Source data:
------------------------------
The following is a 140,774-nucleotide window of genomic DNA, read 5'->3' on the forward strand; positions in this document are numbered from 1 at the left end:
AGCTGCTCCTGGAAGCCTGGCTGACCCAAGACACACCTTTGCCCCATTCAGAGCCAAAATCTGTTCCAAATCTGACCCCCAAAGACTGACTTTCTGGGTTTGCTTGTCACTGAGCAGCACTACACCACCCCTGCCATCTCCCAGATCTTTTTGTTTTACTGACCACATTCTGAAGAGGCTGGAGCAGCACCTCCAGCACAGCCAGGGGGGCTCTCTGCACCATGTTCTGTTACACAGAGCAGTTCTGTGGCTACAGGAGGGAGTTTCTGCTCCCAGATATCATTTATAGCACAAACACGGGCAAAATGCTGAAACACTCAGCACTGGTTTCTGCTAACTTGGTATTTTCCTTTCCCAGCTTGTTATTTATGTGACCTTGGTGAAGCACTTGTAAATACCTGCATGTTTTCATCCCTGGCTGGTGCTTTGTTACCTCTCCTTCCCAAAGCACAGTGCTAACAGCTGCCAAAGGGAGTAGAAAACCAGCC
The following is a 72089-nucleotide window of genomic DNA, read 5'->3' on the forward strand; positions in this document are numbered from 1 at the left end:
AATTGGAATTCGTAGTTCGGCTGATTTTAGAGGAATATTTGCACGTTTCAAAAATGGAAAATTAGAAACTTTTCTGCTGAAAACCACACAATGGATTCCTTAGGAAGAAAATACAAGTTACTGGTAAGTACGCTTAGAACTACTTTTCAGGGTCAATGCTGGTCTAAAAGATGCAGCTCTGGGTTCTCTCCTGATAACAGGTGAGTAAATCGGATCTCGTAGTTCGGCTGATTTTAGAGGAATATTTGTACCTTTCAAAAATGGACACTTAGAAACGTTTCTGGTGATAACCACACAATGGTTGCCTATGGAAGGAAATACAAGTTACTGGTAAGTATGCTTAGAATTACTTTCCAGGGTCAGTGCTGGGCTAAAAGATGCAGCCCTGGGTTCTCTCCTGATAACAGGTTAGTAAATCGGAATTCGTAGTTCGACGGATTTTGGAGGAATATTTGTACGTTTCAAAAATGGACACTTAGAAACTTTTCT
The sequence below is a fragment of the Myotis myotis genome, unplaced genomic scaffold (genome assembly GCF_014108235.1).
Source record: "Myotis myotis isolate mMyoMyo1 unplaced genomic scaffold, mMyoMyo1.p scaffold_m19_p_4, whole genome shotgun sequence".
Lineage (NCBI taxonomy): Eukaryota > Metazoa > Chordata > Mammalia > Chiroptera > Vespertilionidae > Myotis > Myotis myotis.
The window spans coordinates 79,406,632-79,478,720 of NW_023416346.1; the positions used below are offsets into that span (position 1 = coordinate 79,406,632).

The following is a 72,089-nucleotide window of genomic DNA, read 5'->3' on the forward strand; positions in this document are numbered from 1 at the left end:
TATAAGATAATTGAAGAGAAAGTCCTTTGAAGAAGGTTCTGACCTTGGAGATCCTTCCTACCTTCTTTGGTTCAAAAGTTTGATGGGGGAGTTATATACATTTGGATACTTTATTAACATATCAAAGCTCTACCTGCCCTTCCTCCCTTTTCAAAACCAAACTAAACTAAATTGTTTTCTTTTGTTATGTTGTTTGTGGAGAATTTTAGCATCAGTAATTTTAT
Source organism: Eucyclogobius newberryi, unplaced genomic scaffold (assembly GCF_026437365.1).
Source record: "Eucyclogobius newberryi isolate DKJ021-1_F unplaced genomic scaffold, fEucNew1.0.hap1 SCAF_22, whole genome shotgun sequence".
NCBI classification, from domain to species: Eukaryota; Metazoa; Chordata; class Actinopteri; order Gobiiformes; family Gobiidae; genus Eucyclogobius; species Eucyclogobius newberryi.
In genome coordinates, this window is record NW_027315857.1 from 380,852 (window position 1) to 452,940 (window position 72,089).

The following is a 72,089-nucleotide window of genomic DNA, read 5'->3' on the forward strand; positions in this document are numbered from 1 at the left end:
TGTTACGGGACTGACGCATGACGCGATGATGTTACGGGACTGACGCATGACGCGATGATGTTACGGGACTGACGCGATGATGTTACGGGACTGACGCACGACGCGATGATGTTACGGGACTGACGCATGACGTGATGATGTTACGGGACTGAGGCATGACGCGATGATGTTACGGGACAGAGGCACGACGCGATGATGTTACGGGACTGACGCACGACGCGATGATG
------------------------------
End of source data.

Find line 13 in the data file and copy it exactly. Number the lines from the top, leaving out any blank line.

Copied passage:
NCBI classification, from domain to species: Eukaryota; Metazoa; Chordata; class Actinopteri; order Gobiiformes; family Gobiidae; genus Eucyclogobius; species Eucyclogobius newberryi.